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order to secure prosperity. How can a city prosper, when no effort is made?
But you say again, if we shall and must have schools, what is the use to teach Latin, Greek, Hebrew, and other liberal arts? Is it not enough to teach the Scriptures, which are necessary to salvation, in the mother tongue? To which I answer: I know, alas! that we Germans must always remain irrational brutes, as we are deservedly called by surrounding nations. But I wonder why we do not also say: of what use to us are silk, wine; spices, and other foreign articles, since we ourselves have an abundance of wine, corn, wool, flax, wood, and stone in the German states, not only for our necessities, but also for embellishment and ornament? The languages and other liberal arts, which are not only harmless, but even a greater ornament, benefit, and honor than these things, both for understanding the Holy Scriptures and carrying on the civil government, we are disposed to despise; and the foreign articles which are neither necessary nor useful, and which besides greatly impoverish us, we are unwilling to dispense with. Are we not rightly called German dunces and brutes ?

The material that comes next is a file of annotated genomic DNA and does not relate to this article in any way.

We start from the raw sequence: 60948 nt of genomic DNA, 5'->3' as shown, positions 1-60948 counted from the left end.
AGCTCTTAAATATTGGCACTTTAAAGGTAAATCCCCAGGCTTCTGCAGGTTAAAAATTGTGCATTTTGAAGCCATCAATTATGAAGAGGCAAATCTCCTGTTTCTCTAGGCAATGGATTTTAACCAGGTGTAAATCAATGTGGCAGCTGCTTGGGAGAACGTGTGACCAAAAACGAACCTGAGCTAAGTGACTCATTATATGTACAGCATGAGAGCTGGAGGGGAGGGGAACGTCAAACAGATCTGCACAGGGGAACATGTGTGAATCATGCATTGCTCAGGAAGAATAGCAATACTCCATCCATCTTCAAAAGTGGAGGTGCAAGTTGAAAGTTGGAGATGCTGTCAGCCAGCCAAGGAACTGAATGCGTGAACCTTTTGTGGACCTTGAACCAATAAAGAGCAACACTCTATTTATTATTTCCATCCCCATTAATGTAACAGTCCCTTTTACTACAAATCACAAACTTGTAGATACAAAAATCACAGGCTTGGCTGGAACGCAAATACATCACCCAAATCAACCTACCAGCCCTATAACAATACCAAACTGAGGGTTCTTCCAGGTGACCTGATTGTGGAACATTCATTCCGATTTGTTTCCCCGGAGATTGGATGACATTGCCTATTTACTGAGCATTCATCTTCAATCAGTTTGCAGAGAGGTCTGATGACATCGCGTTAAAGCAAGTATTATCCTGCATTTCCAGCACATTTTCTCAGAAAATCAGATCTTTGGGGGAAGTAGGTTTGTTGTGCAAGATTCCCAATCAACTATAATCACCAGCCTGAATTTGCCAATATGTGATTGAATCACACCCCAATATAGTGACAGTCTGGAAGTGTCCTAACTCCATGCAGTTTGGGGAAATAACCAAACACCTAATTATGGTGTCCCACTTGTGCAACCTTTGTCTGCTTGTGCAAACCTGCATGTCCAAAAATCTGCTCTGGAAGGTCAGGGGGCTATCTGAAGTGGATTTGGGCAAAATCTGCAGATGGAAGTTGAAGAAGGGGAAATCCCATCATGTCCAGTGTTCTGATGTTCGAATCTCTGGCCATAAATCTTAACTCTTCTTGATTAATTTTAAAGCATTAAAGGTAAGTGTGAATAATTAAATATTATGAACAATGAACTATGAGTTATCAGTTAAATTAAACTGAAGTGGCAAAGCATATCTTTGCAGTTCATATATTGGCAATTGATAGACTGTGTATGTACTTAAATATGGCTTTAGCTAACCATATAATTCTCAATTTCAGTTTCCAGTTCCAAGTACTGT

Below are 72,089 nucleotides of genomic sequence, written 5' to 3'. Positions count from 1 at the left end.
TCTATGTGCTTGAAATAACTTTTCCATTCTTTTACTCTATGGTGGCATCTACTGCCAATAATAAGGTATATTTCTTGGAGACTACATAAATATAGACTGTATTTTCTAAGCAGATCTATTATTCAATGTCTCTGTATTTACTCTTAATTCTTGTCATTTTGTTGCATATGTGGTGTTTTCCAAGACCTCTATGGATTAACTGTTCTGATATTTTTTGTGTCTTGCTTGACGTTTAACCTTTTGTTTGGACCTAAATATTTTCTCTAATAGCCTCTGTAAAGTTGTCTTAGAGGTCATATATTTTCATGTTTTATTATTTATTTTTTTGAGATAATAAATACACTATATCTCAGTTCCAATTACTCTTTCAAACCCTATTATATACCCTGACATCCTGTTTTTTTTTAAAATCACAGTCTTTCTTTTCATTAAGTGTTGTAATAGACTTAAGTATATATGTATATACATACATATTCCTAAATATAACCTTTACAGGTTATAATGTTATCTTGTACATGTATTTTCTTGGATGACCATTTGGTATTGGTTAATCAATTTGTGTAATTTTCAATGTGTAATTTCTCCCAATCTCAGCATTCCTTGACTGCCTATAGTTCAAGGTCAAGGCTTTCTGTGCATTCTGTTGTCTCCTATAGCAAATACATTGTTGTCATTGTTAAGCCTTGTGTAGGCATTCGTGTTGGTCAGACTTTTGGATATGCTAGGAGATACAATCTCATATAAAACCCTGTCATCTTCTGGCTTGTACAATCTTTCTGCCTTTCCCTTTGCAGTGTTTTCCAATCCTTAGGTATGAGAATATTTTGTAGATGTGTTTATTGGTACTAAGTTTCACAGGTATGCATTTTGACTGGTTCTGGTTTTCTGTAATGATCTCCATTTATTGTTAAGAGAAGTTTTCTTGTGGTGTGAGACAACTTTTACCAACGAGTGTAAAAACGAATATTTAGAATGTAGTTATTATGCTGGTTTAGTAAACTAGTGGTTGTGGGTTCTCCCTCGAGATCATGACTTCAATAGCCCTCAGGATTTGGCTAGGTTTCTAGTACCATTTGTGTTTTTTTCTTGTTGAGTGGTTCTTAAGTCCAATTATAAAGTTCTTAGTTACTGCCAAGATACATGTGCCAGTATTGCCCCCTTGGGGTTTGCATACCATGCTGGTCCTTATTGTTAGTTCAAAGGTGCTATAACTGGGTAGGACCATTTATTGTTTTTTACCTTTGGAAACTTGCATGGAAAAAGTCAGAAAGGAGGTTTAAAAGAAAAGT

Indeed, if the languages were of no practical benefit, we ought still to feel an interest in them as a wonderful gift of God, with which he has now blessed Germany almost beyond all other lands. We do not find many instances in which Satan has fostered them through the universities and cloisters; on the contrary, these institutions have fiercely inveighed and continue to inveigh against them. For the devil scented the danger that would threaten his kingdom, if the languages should be generally studieda But since he. could not wholly prevent their cultivation, he aims at least to confine them within such narrow limits that they will of themselves decline and fall into disuse. They are to him no welcome guest, and consequently he shows them scant
courtesy in order that they may not remain long. This malicious trick of Satan is perceived by very few.